As an established educator, EB has designed and facilitated artistic learning experiences and programming in contexts including secondary schools, universities, conservatories, galleries, theatres and arts organizations such as the Arches (Glasgow), Tarragon Theatre (Toronto) and The National Theatre School (Montreal). 

As a theatre director, EB has a long history of leading performance projects that amplify teenage voices. Notably, she directed five ensembles of teenagers across Canada in Concord Floral, and most recently directed the world premier of Is my microphone on? by Jordan Tannahill, featuring casts of youth ages 12-17 in Canada and Germany. She has also directed work for young audiences such as This Will Be Excellent by Jordi Mand. 

EB holds a B.A. in Fine Arts from Mount Allison University; a B.Ed. from Memorial University of Newfoundland; and a practiced-based MA International Performance Research, jointly from the University of Warwick and the University of Amsterdam.

EB was a finalist for the 2022, Toronto Arts Foundation, Arts for Youth Award. 
Press: Toronto Star / National Observer 



In 2021 EB developed and taught a new course for the National Theatre School, in creative facilitation and work with young people. After an intensive two month course, NTS students are now leading their own virtual theatre labs, with groups of 5-8 teenagers from across Ontario and Canada (in association with the NTS Drama Fest), with ongoing mentorship from EB.


During the first months of the global pandemic in 2020, EB initiated and co-led artistic labs for collaboration between professional artists and teenagers in Germany and Canada. These creative explorations were made first in association with Is my microphone on? and later under the performance umbrella Generous Friend. Artist-collaborators included Erum Khan, Veda Hille and Sherri Hay. Later these labs contributed to Offers & Answers, A Field Guide to Creative Collaboration in Digital Spaces, supported by the Canada Council for the Arts.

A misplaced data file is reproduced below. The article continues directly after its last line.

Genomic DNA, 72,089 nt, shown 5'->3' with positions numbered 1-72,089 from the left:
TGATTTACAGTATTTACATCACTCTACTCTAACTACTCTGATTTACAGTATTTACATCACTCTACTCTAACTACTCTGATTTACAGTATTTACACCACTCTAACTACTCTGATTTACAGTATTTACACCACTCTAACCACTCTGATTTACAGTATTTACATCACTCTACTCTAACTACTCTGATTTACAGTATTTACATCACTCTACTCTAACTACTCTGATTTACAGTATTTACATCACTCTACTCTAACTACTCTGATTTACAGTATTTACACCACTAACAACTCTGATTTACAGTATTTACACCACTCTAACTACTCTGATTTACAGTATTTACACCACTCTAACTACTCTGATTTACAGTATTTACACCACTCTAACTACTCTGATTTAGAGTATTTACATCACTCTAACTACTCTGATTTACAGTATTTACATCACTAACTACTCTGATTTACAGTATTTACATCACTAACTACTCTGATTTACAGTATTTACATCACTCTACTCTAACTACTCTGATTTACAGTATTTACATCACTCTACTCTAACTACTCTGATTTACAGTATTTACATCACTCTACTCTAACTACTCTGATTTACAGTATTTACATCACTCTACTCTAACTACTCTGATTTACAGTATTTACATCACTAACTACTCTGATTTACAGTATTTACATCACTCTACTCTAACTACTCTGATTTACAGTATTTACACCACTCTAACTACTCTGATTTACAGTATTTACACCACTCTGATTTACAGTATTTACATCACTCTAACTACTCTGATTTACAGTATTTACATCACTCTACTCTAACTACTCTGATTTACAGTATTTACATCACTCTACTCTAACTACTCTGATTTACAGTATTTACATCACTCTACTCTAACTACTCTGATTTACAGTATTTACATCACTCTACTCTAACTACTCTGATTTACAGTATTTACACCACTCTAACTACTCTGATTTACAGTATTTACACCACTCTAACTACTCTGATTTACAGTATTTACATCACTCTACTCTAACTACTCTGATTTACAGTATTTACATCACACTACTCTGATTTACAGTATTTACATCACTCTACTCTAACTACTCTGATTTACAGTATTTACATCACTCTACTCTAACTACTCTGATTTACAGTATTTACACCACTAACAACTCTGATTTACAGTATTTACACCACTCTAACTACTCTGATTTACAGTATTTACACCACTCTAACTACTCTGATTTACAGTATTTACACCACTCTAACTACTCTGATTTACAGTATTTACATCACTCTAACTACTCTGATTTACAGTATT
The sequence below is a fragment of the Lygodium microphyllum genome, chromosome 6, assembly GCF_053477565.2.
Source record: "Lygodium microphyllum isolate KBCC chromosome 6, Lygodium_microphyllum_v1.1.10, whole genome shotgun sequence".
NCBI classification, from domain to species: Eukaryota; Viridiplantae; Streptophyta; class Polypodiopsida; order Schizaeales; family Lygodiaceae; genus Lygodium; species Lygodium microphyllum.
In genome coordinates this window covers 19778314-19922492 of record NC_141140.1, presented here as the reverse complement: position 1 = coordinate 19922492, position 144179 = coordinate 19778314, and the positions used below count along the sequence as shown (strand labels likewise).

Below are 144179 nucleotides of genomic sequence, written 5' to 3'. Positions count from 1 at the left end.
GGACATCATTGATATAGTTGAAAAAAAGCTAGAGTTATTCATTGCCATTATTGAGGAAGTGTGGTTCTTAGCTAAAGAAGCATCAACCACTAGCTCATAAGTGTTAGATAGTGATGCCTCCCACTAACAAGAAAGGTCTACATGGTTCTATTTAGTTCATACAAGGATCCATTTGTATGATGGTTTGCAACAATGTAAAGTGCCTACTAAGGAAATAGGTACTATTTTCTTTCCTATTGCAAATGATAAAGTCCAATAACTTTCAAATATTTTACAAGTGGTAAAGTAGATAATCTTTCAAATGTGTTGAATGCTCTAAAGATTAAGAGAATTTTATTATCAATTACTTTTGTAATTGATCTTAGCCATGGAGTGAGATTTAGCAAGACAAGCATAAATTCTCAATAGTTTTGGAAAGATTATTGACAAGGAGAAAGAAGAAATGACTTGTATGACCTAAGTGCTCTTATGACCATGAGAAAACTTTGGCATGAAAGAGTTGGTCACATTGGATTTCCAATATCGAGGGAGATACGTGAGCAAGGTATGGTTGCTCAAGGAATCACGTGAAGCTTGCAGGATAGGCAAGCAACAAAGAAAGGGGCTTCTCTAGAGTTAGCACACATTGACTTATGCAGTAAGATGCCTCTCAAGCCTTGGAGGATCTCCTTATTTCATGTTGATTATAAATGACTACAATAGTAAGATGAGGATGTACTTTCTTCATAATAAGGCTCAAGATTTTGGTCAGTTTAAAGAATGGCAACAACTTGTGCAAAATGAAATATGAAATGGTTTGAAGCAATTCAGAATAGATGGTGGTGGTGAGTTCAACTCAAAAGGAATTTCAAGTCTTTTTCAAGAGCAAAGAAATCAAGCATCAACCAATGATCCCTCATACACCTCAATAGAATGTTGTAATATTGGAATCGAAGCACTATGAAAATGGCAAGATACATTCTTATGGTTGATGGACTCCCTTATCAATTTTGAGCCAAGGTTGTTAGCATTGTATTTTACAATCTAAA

Here is how you listen was a teenage laboratory and playground for collaborative learning over time. It was an experiment in encounters with art in our city.

Over two school years, the collective saw and spoke about work in Toronto together, alongside the development of their own projects across disciplines.
Here is how you listen was a project, facilitated by EB and Cara Spooner, that built on artistic learning and experience over time. Participants developed tools and skills to create new works across disciplines, following their individual interests, starting from a performance framework. They established and grew a shared vocabulary that allowed them both to be reciprocal outside-eyes and critical support for each other’s artistic experiments, while responding to professional work with which they engaged.

The purpose of the project was to make and develop a continuous creative learning relationships and mentorship with teenagers from across the Greater Toronto Area, through a project which served as a supported performance laboratory for young artists and a grounds for artistic critique.

While Here is how you listen was funded by the Ontario Arts Council, the project relied on support from cultural institutions for tickets to shows and events and access to meeting/ presentation space. We were fortunate to make partnerships with The Theatre Centre, Nightswimming Theatre, FADO, Tarragon Theatre, The Progress Festival, Workman Arts, The Art Gallery of Ontario, The Power Plant, DanceMakers, Gallery 44 and World Stage at Harbourfront Centre.  

^This example of participant work, a documentary by Melisa Sofi, charts the creation processes of ten young artists in the Here is how you listen collective. The film follows their journies of making art, making mistakes, getting it right, dreaming, innovating and learning to work together, all while trying to finish grade 12.

The Here is how you listen collective was:
Joshua Augusto, Theo Gallaro, Jahnelle Jones-Willams, Jovana Miladinović, Jessica Munk, Meesung Park, Mick Robertson, Sonia Scarlat, Melisa Sofi, Liam Sullivan, with Erin Brubacher, Cara Spooner and other associated artists.


EB has worked with youth to create innovative and alternate iterations of works, originally made and performed by professionals, through the lense of an older generation. An example of this was We Will WeeTube, an experiment with Theatre Replacement’s WeeTube

In conversation with artists Maiko Bae Yamamoto and James Long, EB worked with Toronto teenagers to create a generational translation of WeeTube, for audiences at the SummerWorks Festival. 


For three years, EB directed The Spring Training Project, The Young Playwrights Unit and Rehearsal Hall - a culminating weekend of performance in process - at Tarragon Theatre where she was Director of Education from 2011/2012 - 2013/2014.

Erin led teams of artist mentor-teachers including: Sean Dixon, Andrea Donaldson, Ravi Jain, Andrew Kushnir, Kayla Lorette, Tawiah M’carthy, Leora Morris, Peter Pasyk, Ngozi Paul, Erin Shields, Cara Spooner and others.